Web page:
OBJECTIVE: To determine whether patients with "pure" chronic fatigue
syndrome (neurasthenia) have sleep abnormalities which may
contribute to subjective measures of daytime fatigue.
Sleep characteristics of 20 patients meeting research criteria
for chronic fatigue syndrome (CFS) but not depression,
anxiety, or sleep disorder were compared with sleep
characteristics of 20 healthy subjects matched for age and
sex. Measures of sleep included a) subjective interview
reports and sleep diaries and b) home-based polysomnography.
RESULTS: Patients with CFS complained of poor quality
unrefreshing sleep. They also napped during the day.
Polysomnograph data showed no difference in actual nocturnal
sleep time between the two groups although patients with CFS
spent significantly longer in bed (p < .01), slept less
efficiently (p < .03), and spent longer awake after sleep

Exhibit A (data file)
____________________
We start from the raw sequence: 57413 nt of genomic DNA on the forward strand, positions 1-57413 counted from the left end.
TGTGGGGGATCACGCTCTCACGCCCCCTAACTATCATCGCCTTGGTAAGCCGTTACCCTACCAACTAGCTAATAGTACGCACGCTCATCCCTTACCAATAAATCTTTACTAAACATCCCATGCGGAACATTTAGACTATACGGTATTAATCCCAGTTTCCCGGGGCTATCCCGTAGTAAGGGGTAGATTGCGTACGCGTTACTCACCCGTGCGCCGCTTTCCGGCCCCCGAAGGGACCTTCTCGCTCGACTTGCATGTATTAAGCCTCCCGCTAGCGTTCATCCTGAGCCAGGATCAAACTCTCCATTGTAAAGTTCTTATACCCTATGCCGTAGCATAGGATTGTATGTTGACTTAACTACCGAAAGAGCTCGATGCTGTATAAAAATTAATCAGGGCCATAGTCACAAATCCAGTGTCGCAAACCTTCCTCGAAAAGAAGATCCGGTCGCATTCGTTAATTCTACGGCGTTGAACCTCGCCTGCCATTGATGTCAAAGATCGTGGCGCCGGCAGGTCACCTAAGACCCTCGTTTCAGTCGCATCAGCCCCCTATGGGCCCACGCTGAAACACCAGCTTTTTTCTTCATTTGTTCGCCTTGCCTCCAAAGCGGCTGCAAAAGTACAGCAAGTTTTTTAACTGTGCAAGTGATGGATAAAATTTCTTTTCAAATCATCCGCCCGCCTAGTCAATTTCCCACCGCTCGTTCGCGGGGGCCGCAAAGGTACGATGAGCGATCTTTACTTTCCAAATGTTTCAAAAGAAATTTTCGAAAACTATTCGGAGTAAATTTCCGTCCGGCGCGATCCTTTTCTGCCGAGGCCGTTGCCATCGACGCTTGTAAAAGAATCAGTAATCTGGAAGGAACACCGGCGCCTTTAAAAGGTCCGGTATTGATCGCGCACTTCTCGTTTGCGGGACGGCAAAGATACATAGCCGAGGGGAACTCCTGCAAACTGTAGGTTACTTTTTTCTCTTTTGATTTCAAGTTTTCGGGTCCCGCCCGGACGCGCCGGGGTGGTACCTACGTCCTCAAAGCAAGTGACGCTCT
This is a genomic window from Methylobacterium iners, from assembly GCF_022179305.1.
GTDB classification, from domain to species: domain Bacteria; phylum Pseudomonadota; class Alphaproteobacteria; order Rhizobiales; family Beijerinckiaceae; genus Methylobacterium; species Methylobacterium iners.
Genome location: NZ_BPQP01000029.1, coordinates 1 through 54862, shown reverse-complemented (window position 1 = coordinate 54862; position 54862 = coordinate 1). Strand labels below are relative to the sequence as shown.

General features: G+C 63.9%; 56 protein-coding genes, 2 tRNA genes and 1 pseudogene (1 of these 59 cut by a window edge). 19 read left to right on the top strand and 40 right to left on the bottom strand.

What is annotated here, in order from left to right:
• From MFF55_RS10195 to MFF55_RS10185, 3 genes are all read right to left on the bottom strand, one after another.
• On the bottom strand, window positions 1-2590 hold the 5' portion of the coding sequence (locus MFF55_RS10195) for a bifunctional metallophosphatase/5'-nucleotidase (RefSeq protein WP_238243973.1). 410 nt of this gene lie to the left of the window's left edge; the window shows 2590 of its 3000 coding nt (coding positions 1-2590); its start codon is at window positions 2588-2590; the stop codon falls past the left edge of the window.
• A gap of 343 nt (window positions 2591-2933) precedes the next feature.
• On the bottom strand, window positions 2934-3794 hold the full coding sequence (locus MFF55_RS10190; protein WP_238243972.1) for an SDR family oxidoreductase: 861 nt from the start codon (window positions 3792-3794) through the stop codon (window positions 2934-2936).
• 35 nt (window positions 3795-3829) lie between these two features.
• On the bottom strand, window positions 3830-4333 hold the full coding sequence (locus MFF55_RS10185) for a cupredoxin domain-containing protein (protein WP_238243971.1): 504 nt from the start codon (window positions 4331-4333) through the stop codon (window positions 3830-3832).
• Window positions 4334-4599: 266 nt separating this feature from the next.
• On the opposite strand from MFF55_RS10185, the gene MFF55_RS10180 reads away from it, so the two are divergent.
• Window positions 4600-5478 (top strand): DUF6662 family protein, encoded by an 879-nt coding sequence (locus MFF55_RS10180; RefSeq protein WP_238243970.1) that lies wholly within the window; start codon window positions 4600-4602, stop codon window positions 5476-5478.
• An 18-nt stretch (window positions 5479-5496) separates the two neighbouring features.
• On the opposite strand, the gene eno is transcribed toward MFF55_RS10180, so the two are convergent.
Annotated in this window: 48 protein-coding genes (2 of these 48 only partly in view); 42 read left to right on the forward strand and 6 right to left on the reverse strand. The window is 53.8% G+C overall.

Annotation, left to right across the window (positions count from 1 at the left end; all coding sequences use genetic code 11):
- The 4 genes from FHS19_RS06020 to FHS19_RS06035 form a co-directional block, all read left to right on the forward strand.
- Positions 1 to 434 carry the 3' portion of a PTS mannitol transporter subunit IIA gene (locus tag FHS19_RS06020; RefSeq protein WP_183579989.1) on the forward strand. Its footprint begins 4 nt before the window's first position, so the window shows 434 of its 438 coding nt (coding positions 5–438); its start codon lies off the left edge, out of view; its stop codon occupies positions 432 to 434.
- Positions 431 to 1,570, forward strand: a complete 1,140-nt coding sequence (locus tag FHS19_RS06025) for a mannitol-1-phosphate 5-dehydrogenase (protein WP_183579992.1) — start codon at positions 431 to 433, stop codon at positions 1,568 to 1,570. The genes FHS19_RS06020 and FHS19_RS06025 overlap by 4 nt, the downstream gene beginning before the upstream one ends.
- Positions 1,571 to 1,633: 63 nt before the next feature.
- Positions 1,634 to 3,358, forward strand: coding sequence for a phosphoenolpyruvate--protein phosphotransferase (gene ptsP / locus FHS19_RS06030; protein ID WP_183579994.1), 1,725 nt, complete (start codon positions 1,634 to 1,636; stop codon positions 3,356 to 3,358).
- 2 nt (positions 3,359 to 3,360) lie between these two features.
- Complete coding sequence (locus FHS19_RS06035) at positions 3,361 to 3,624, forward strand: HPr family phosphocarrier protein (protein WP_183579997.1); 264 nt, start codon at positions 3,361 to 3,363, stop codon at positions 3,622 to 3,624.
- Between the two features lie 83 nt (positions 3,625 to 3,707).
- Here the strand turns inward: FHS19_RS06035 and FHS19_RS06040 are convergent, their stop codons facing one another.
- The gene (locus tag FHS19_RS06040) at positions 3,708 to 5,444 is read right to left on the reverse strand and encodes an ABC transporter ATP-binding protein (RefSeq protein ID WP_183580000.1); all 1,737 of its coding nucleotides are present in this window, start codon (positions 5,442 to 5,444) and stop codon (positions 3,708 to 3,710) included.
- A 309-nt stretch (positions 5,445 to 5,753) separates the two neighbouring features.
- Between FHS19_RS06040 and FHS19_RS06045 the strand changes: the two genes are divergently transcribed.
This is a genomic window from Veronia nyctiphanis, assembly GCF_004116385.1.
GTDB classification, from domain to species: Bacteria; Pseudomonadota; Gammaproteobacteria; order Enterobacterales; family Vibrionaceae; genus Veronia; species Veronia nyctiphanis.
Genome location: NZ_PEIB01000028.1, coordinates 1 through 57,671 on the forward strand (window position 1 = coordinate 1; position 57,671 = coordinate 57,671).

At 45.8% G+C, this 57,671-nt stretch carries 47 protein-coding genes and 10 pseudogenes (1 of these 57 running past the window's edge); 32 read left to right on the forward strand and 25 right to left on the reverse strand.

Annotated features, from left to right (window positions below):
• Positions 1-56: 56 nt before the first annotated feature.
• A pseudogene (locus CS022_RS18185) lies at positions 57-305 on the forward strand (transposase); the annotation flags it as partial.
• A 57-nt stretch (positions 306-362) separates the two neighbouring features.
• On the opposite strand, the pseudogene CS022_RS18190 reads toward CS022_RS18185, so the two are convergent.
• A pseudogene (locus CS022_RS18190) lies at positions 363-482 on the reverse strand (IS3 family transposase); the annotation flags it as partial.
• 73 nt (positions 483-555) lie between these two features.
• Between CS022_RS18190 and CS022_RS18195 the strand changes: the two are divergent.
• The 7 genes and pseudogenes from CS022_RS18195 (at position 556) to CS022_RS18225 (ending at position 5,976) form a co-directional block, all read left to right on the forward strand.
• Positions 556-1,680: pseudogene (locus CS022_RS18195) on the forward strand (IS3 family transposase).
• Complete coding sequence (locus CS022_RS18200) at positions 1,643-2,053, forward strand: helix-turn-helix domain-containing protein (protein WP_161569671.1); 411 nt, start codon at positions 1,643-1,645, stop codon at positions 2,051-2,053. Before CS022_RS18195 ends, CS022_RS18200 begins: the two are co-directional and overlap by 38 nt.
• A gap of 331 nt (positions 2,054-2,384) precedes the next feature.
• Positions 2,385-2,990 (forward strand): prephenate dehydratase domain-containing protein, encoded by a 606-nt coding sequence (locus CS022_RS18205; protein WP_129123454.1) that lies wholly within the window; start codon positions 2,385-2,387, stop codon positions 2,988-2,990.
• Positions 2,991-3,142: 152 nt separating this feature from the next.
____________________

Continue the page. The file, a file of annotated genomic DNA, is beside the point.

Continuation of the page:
onset (p < .05). The polysomnographs of seven patients with
CFS and one healthy subject were regarded as significantly
abnormal. Five patients and one healthy subject had difficulty
maintaining sleep. One patient had a disorder of both
initiating and maintaining sleep and one patient woke early.
CONCLUSIONS: Patients with "pure" CFS complain of unrefreshing
sleep but only a minority have a clearly abnormal
polysomnograph. The most common abnormality is of long periods
spent awake after initial sleep onset. Although sleep
abnormalities may play a role in the etiology of CFS, they
seem to be unlikely to be an important cause of daytime
fatigue in the majority of patients. However, pharmacological
and behavioral methods that improve sleep quality may be an
important component of a pragmatically based treatment package
for patients who do have abnormal sleep.